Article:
Thursday, November 30, 2006

and if this ever-changing world in which we're living makes you give in and cry JUNG

Revisiting a classic dud

First, some disambiguation is in order. This is not the 2000 film directed by Sanjay Gupta that filched from Face/Off and Desperate Measures. This is the truly original 1996 vehicle bearing the likes of Ajay Devgan, Aditya Pancholi and Mithun Chakraborty. Yes, this is the Jung that filched Rahman's tilaanaa tilaanaa (from Muthu) and made it diiwaanaa diiwaanaa (persons responsible: Nadeem and Shravan and lyricist Anand Bakshi). This is that T Rama Rao film we talked about a few years ago. Since enough venom has gone under the bridge, one may be tempted to ask why. Now this is a question that has plagued viewers (like YT) of Bollywood's folderol for eons. However, in the context of this Rambha rompfest, an answer is available: we failed to address the greatness of the film; we merely scraped some flakes off the tip of the smallest ice cube floating at the surface of this cesspool.

It's a portent of slippery times ahead when the movie is presented by someone called Dinky. Then you have a villain (good old Sadashiv (H)amrapurkar) called chakradhaarii chaudharii, who spouts the following delicate ego-fondling nugget:

is sa.nsaar me.n do hii to chakradhaarii hai.n
uupar sudarshan-chakrawaalaa
aur niche mai.n usakii Takkarawaalaa

Everyone's favourite pillar of superhuman honesty and integrity, Mithun Chakraborty, plays eii!-CP arjun (translation: bright, shining, radiant), an honest, sincere, A-grade cop. Ajay Devgan plays his younger brother ajay (translation: he who cannot be defeated; also: we were too bored to think of a name for his character, so he kept his own), who, pursuant to the Bollywood Cliché Act, is an honest lawyer (which, is a contradiction in terms, and hence makes this stock character unique). Aditya Pancholi rocks the joint in a double role: we have the innocent fair-complexioned raam (translation: dark/black [according to wikipedia]; pleasing/charming according to another page), wrongfully accused, tried with the secular docket number 786/25, and rotting in the oft-worn outfit of prisoner #117 in a prison on some backlot; and we have billaa (from the genus of Bollywood villains that inundated movies like Gardish and continue to haunt us even today with Musafir), the villain who decided to rob a train and then frame train-driver raam (aah the trains of coincidence) for his misdeeds. In keeping with tradition, billaa and Co. also tie raam's pregnant wife siitaa (meaning: furrow; straight out of the epic to the railway tracks. The framed siitaa dumps her baby at the doorstep of lakshmii (translation: wealth, fortune), the wife of ACP arjun and manages to flee prison.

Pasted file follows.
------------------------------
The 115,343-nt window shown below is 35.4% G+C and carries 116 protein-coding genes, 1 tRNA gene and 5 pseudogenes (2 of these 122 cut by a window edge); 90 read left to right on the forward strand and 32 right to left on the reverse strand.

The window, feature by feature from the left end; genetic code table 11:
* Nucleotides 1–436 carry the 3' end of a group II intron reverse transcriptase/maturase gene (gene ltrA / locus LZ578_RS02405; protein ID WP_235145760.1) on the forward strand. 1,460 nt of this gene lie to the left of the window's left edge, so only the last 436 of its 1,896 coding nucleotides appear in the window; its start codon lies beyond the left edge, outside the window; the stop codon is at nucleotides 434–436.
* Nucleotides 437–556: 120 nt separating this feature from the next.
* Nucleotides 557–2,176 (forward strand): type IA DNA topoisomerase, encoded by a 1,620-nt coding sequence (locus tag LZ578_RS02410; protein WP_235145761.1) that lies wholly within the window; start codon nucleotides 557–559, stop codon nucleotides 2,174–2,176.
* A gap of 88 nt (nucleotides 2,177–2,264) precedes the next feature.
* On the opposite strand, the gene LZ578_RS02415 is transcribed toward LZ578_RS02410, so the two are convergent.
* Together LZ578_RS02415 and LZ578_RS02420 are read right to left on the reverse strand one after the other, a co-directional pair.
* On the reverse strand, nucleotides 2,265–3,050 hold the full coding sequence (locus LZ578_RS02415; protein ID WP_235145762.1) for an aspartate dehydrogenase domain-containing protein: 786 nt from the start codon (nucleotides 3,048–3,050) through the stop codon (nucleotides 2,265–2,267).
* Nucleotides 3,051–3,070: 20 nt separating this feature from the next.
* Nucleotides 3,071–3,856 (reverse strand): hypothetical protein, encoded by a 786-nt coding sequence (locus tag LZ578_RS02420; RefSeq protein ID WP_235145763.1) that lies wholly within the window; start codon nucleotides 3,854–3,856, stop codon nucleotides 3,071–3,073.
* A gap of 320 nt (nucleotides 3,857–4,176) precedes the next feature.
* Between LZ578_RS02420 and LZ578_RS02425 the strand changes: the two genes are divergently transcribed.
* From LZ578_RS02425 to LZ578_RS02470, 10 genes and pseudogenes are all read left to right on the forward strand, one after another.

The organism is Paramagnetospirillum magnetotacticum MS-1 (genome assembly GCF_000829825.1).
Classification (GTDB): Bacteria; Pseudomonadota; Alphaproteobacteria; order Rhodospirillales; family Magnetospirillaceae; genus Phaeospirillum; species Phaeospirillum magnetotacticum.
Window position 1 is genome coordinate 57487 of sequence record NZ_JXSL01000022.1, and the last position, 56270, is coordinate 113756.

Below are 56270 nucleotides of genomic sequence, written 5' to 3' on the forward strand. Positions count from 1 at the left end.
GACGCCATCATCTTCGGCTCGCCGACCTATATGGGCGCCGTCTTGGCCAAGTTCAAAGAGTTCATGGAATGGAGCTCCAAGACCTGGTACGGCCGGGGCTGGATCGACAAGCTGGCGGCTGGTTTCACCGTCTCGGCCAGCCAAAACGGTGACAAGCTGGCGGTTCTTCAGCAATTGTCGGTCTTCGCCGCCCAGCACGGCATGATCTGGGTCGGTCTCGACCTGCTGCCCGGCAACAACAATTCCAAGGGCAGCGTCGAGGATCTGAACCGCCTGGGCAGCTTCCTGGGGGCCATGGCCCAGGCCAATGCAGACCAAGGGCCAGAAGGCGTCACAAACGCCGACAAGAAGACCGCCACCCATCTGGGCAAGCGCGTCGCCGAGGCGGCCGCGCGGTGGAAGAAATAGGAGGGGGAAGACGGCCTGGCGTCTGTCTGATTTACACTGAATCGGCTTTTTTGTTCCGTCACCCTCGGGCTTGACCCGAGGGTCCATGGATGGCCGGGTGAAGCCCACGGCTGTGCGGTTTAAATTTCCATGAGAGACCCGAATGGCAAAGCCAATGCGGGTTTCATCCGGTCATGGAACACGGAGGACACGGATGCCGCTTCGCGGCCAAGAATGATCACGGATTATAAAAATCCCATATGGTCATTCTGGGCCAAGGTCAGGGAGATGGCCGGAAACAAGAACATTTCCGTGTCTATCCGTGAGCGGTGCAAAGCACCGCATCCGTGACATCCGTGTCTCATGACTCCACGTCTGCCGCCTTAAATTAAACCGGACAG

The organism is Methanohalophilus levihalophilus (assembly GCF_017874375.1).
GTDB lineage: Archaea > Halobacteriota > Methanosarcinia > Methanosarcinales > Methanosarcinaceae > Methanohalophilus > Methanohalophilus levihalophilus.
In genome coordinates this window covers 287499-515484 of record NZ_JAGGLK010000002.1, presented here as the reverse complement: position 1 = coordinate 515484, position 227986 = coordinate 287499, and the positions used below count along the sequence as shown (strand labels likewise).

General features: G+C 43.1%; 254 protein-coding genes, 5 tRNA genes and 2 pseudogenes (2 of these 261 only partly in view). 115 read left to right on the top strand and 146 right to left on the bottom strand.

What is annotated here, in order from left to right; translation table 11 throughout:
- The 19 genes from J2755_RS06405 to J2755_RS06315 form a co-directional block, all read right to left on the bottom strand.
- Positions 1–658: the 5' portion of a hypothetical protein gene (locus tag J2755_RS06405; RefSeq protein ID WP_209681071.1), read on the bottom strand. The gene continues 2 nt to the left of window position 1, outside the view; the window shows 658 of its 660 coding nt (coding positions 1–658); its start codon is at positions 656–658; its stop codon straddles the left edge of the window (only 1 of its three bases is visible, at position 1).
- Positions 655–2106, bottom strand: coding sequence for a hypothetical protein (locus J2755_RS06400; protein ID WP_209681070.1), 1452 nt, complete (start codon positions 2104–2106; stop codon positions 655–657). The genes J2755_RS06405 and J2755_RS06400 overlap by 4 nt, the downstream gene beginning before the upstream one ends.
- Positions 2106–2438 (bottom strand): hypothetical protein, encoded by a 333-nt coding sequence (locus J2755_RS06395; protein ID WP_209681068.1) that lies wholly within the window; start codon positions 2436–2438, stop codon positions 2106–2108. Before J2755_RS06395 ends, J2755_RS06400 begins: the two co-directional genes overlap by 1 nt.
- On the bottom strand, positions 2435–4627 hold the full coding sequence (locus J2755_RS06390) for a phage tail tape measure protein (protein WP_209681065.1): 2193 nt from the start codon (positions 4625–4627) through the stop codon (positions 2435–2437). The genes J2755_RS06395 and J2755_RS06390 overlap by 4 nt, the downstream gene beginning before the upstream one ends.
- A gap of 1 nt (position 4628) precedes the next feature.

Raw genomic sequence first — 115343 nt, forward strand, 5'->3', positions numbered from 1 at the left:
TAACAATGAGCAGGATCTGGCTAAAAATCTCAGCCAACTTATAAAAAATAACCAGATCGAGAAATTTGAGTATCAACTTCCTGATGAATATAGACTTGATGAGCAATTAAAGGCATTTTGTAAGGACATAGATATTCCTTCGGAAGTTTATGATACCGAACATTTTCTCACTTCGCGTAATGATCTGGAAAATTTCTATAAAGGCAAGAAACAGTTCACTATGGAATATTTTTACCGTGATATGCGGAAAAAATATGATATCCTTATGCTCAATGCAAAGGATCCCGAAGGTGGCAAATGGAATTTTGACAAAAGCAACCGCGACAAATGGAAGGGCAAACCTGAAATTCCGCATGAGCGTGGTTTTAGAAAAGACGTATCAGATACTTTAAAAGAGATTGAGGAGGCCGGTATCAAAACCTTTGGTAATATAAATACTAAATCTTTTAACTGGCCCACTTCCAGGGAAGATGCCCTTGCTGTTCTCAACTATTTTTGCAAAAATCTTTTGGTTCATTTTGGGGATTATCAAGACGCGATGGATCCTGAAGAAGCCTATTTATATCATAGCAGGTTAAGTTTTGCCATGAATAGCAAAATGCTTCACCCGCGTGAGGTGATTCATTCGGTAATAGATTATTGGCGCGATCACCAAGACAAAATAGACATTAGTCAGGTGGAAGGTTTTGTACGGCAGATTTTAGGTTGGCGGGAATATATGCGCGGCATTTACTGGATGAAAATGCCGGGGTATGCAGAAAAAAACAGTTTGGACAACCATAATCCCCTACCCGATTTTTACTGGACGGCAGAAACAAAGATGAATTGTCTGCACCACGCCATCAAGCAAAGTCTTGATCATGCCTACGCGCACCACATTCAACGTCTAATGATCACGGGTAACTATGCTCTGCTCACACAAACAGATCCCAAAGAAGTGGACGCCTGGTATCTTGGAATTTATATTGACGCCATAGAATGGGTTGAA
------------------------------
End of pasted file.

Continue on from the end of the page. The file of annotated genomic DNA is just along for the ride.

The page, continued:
In order to get a tax exemption from the CoincidenceMeter by providing a stellar implementation of the StronglyConnectedCharacterGraph, screenplay writer Santosh Saroj (translation: lotus of happiness ... or is it the kiLukkam-e-kamal?) whips out his Kevin Bacon strips and links our characters up.

Like free cable, ajay, convinced of raam's innocence, begins to represent a ray of hope for him (that is, to say, on a professional level). He takes up his case and thus aligns himself in conflict with arjun, who's busy filing his nomination for the Guinness Book of World Records for arresting raam over and over again. Meanwhile, wifey dear (who insists on conjugating English verbs to the continuous form ostensibly as an attempt to provide some humour) hires a nanny for the baby -- if you haven't already figured it out, sitaa's the lucky nanny. Also in the mix is a jallaad (translation: executioner) played by Tinnu Anand, who also has his own axe to grind with billaa (the man responsible for his son's death). On the artistic front, Rambha plays madhuu, over-fed romantic foil for ajay; madhuu also happens to be the daughter of chakradhaarii. This sets up a rich interlocking set-up of Kekule closures and things begin to boil slowly with a rising conflict of truth, justice and melodrama.

Those looking for a simple dramatic narrative will find solace in the number of twists and coincidences that the film sports. Santosh Saroj also scores a coup with lines like kisane mere pyaar ke tave pe paanii chi.Dakaa diyaa? ye ##papa## nahii.n paapii hai, and mai.n har hi.ndustaanii kaa bhaaii huu.N magar tujh jaise gaddaaro.n ke liye kasaaii huu.N. The scenarists do well with their limited supply of spiked lassies by writing a historical voyeuristically satisfying scene featuring madhu bathing against the aural background of Hotel California (appropriated without due credit, but you already figured that out). As if this wasn't enough, Rambha shows up again later dressed up as a Sikh pilot. The giddily swinging cake gets its cherry with Ajay Devgan's drag act.

This belongs to the equivalence class of Mithun films where everyone else seems to get more screen time than the Bengal Tiger himself. Such movies work best when they sport enough villains to fill up a lunch thaalii, but we have a shortage here. The combination of the doppelgänger, the benzene bonds among the characters, the faux physics of the collisions and the visually overwhelming Rambha-nctiousness augment the value of this ham sandwich just enough to make it memorable as events draw to a close with a crackerjack emotional ending where a mother donates her biological baby to its surrogate mother. It's time to catch the 8:55 goods train to Pune.

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